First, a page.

5 Signs You're Getting Fitter—Even If the Scale Hasn't Budged

It's possible to shape up without actually dropping weight.

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You've been doing everything right: loading up on greens, lifting weights, and going easy on the wine and late-night snacks. But whenever you step on the scale, the same digits stare back at you—or worse, the number is higher than it was last time. WTF?

Before you get too worked up, the scale doesn't tell the whole story—and you know this! Fortunately there are other ways to gauge your progress: As you get healthier, a few subtle mind-body clues begin to surface. Read on to learn what to look for. If you can check any of the boxes below, it's a safe bet you're on the right track (even if the scale claims otherwise).

Your junk food cravings have mellowed out

Once you've adapted to a cleaner diet, your hankerings for sugar and processed foods should get less intense (and may even go away completely), says Mark Hyman, MD, director of the Center for Functional Medicine at the Cleveland Clinic. "You can absolutely train your body to crave healthy foods instead," he says. In other words, jonesing for edamame is an excellent sign you've made headway.

Test your taste buds: Make a list of five foods you once craved; then after two weeks, note whether you crave them anymore. The shift can happen very quickly, says Dr. Hyman, who wrote The Blood Sugar Solution: 10-Day Detox Diet. "If you load up on plant foods, healthy fats, and protein with every meal, you will find that eventually you won't want the junk."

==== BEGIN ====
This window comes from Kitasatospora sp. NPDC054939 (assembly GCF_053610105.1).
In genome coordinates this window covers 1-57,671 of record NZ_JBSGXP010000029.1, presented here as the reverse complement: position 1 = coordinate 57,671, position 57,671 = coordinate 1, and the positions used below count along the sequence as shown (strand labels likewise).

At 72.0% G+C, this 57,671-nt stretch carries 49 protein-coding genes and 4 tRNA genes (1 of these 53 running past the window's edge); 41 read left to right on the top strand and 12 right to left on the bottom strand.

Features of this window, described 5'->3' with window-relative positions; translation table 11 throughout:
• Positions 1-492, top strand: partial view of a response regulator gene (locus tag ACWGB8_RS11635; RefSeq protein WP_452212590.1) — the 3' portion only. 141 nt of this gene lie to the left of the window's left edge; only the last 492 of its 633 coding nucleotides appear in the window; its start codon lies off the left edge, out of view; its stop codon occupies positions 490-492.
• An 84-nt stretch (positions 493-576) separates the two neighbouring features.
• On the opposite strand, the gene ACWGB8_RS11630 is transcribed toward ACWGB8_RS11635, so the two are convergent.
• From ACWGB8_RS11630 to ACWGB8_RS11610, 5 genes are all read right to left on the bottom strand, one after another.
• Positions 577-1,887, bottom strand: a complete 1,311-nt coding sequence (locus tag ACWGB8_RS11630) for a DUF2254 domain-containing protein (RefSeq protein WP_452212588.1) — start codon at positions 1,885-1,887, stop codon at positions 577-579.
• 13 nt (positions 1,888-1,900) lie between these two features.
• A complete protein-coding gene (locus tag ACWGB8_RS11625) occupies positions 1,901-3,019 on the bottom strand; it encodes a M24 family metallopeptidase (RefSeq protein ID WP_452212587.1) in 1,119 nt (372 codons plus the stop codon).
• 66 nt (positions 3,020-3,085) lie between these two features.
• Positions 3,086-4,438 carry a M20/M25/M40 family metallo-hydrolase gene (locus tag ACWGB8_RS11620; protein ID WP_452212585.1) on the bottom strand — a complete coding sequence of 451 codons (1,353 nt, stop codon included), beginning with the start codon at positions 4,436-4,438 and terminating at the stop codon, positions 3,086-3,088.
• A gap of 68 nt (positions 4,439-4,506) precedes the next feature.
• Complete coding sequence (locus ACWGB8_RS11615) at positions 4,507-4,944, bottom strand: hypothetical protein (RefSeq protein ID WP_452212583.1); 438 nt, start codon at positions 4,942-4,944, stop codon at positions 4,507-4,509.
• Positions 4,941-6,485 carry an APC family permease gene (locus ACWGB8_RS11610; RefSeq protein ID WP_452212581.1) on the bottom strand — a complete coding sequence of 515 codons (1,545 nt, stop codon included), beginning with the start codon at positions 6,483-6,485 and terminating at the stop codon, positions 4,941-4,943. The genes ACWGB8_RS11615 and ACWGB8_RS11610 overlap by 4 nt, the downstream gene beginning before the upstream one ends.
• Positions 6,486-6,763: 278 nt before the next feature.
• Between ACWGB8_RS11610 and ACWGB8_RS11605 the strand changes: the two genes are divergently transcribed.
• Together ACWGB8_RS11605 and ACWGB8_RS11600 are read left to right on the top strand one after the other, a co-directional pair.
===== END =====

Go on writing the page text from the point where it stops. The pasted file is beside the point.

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You’re reaching for heftier dumbbells

So you finally started lifting—or doing body-weight workouts—to build fat-burning muscle. Here's some encouraging news: You may notice progress stat. For some people, it takes just a few weeks to see improvements in strength. "This is often referred to as beginner's gains," says Kourtney Thomas, a certified strength and conditioning specialist based in St. Louis. (After that, progress may slow, but it should still happen over time.)

Track your gains: As a general rule, if your regimen includes progressive overload (meaning you gradually make your muscles work harder over time, by adding weight or tension) you should be able to lift weight that is 7 to 10 percent heavier—or do endurance strength moves (such as planks) for longer—after every 14 days or so. Try using specific exercises (think bicep curls and a squat hold) as "benchmarks," and testing yourself every two weeks or so. But keep in mind that fitness progress isn't always linear, Thomas notes. "Other general clues like having more energy for workouts, and better balance and coordination are valuable indicators too," she says.

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You’ve never felt more rested

"Exercise has been proven to not only boost your daytime energy, but your sleep quality, too," says Marci Goolsby, MD, a physician in the Women's Sports Medicine Center at the Hospital for Special Surgery in New York City. Researchers have found that when people with insomnia get on a long-term exercise program, they tend to doze off quicker, snooze longer, and sleep more deeply than before they started working out. (Just don't bang out a HITT routine right before bed, Dr. Goolsby warns, because that might actually keep you up.)